Barcelona–El Prat Airport

Barcelona–El Prat Airport[4][5] (IATA: BCN, ICAO: LEBL) (Catalan: Aeroport de Barcelona – el Prat, Spanish: Aeropuerto Josep Tarradellas Barcelona-El Prat), also known as El Prat Airport, is an international airport located 12 km (7.5 mi) southwest[6] of the centre of Barcelona, lying in the municipalities of El Prat de Llobregat, Viladecans, and Sant Boi, in the Autonomous community of Catalonia, in Spain.

It is the second largest and second busiest airport in Spain behind Madrid-Barajas Airport, and the seventh busiest in Europe. In 2018, Barcelona Airport handled a record 50.2 million passengers, up 6.1% from 2017. It is a hub for Level and Vueling, and a focus city for Air Europa, Iberia, EasyJet, Norwegian and Ryanair. The airport mainly serves domestic European destinations, also having flights to North America (United States and Canada), South America (Argentina, Brazil, Colombia and Peru), Middle East (Israel, Lebanon, Iran, Jordan, United Arab Emirates and Qatar), Asia (Pakistan, China, South Korea, Singapore and Hong Kong), and Africa (Algeria, Egypt, Morocco, Tunisia, Gambia, Ethiopia and Senegal).

The Barcelona–Madrid air shuttle service, known as the "Puente Aéreo" (in Spanish), or "Pont Aeri" (in Catalan) literally "Air Bridge", was the world's busiest route until 2008, with the highest number of flight operations (971 per week) in 2007.[7] The schedule has been reduced since February 2008, when a Madrid–Barcelona high-speed rail line was opened, covering the distance in 2 hours 30 minutes, and quickly became popular.[8]

Barcelona–El Prat Airport

Aeropuerto Josep Tarradellas Barcelona–El Prat
Aeroport de Josep Tarradellas Barcelona–El Prat
Aena Barcelona logo
Airport typePublic
ServesBarcelona, Spain
LocationEl Prat de Llobregat
Hub for
Focus city for
Elevation AMSL14 ft / 4 m
Coordinates41°17′49″N 002°04′42″E / 41.29694°N 2.07833°ECoordinates: 41°17′49″N 002°04′42″E / 41.29694°N 2.07833°E
BCN is located in Spain
Location within Spain
Direction Length Surface
m ft
07L/25R 3,743 12,281 Asphalt concrete
07R/25L 2,660 8,727 Asphalt concrete
02/20 2,528 8,293 Asphalt concrete
07C/25C (planned in 21 October 2018) 2,530 8,295 Asphalt
Statistics (2018)
Passenger change 17–18Increase 6.1%
Aircraft movements335,651
Movements change 17–18Increase 3.7%
Cargo (t)172,939.9
Cargo change 17–18Increase 10.8%
Sources: Passenger Traffic, AENA[1]
Spanish AIP, AENA,[2][3]


LEBL Layout
Airport Layout

Barcelona's first airfield, located at El Remolar, began operations in 1916. However, it did not have good expansion prospects, so a new airport at El Prat opened in 1918. The first plane was a Latécoère Salmson 300 which arrived from Toulouse with final destination Casablanca. The airport was used as headquarters of the Aeroclub of Catalonia and the base for the Spanish Navy's Zeppelin fleet. Scheduled commercial service began in 1927 with an Iberia service to Madrid Cuatro Vientos Airport. This was Iberia's first route. During the time of the Second Spanish Republic El Prat was one of the bases of LAPE (Líneas Aéreas Postales Españolas).[9]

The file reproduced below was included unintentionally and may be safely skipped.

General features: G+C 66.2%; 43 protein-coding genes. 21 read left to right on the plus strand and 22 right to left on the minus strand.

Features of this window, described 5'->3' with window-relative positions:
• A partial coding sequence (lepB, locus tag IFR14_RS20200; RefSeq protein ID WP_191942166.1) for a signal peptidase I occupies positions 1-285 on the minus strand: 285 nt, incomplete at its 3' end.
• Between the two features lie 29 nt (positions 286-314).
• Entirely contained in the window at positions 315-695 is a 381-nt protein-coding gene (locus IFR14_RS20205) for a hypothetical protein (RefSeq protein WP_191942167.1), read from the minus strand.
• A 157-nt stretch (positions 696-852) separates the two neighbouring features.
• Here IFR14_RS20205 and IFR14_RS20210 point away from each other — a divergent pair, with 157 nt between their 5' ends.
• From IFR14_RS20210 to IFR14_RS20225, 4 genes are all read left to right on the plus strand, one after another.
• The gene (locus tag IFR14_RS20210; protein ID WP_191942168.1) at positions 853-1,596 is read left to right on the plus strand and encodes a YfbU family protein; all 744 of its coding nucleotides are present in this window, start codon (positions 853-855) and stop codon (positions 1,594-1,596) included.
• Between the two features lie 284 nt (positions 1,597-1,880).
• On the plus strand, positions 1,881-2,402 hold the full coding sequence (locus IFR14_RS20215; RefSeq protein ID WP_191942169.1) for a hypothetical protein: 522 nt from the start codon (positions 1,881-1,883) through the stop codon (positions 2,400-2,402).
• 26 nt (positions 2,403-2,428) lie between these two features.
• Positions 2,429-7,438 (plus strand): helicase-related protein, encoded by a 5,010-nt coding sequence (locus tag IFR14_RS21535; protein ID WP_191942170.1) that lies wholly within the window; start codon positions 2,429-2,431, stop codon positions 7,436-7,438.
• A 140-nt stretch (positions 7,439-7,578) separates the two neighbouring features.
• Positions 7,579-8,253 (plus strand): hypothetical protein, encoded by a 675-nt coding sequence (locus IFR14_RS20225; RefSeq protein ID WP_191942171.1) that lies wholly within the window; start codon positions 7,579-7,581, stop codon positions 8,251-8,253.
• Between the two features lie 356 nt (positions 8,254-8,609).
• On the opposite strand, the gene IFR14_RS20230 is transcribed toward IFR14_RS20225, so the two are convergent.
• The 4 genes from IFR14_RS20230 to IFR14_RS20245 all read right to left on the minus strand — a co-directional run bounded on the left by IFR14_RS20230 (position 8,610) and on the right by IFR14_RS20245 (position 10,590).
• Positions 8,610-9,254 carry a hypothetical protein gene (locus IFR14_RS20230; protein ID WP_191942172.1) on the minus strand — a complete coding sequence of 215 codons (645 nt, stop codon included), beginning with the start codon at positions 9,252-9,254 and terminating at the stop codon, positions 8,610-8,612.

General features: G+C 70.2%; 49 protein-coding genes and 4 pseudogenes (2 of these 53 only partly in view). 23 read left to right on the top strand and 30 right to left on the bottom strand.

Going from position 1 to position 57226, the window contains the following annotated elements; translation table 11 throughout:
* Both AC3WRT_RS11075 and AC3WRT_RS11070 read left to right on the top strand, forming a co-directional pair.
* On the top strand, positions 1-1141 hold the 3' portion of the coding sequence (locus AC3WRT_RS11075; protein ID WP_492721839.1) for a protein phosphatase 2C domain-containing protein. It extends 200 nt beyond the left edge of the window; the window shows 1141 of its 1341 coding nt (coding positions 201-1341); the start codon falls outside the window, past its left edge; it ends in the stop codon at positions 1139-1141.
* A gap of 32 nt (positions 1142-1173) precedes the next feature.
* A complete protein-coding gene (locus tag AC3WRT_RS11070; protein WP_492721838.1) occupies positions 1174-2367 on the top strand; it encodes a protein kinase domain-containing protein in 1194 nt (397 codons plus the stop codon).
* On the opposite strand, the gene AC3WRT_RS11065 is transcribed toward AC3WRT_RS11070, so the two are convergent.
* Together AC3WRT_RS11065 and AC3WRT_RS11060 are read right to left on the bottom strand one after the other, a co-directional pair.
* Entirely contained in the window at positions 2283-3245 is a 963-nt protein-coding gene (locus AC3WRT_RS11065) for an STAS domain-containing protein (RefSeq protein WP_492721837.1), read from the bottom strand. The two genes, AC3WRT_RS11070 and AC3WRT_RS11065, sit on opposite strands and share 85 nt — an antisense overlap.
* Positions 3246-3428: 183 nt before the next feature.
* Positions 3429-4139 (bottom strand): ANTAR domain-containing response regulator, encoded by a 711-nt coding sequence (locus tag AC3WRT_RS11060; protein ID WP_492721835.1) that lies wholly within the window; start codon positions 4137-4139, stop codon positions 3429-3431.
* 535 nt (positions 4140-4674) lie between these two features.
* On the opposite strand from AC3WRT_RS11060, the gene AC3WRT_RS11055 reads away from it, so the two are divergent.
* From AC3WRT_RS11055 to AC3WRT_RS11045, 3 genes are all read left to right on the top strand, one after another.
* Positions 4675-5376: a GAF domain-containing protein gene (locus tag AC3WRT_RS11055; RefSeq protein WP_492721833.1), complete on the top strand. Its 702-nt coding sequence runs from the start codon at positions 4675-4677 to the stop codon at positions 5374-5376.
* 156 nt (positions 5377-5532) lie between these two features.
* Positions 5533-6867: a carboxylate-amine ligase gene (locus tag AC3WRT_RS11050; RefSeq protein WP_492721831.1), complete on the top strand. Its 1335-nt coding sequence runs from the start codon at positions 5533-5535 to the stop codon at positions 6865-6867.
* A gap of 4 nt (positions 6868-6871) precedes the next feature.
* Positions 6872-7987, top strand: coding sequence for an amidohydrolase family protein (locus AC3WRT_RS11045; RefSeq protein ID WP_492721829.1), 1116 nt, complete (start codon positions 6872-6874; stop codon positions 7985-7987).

In 1948, a runway was built (now called runway 07-25); in the same year the first overseas service was operated by Pan American World Airways to New York City, using a Lockheed Constellation. Between 1948 and 1952, a second runway was constructed (runway 16–34), perpendicular to the previous, also taxiways were constructed and a terminal to accommodate passengers. In 1963, the airport reached one million passengers a year. A new control tower was built in 1965. In 1968, a new terminal was opened, which still exists and is in use as what is now Terminal 2B.[10]

On 3 August 1970, Pan American World Airways inaugurated regular service between Barcelona, Lisbon and New York, operated by a Boeing 747. On 4 November of the same year, Iberia began the "Air-shuttle" service between Barcelona and Madrid–Barajas. A few years later, in 1976, a terminal was built specifically for Iberia's air-shuttle service and a terminal exclusively for cargo, an annexed mail service and an aircraft ramp for air cargo. In 1977, the airport handled over 5 million passengers annually.

From the late seventies to the early nineties, the airport was stalled in traffic and investments until the 1992 Summer Olympics held in Barcelona. El Prat underwent a major development consisting of the modernization and expansion of the existing terminal, which became known as Terminal B, and the construction of two further terminals flanking that, known as Terminals A and C respectively.[10] The development included jetways for direct access to the aircraft. This reform was designed by architect Ricardo Bofill Levi.

In 1992, a new control tower was inaugurated also designed by Ricardo Bofill Levi, but this was replaced by another much needed control tower in 2006.

The new Terminal 1 was inaugurated on 16 June 2009, covering 545,000 m2 (5,866,331 sq ft). 70% of today's flights operate from Terminal 1. The old Terminals A, B and C are now known as Terminals 2A, 2B and 2C.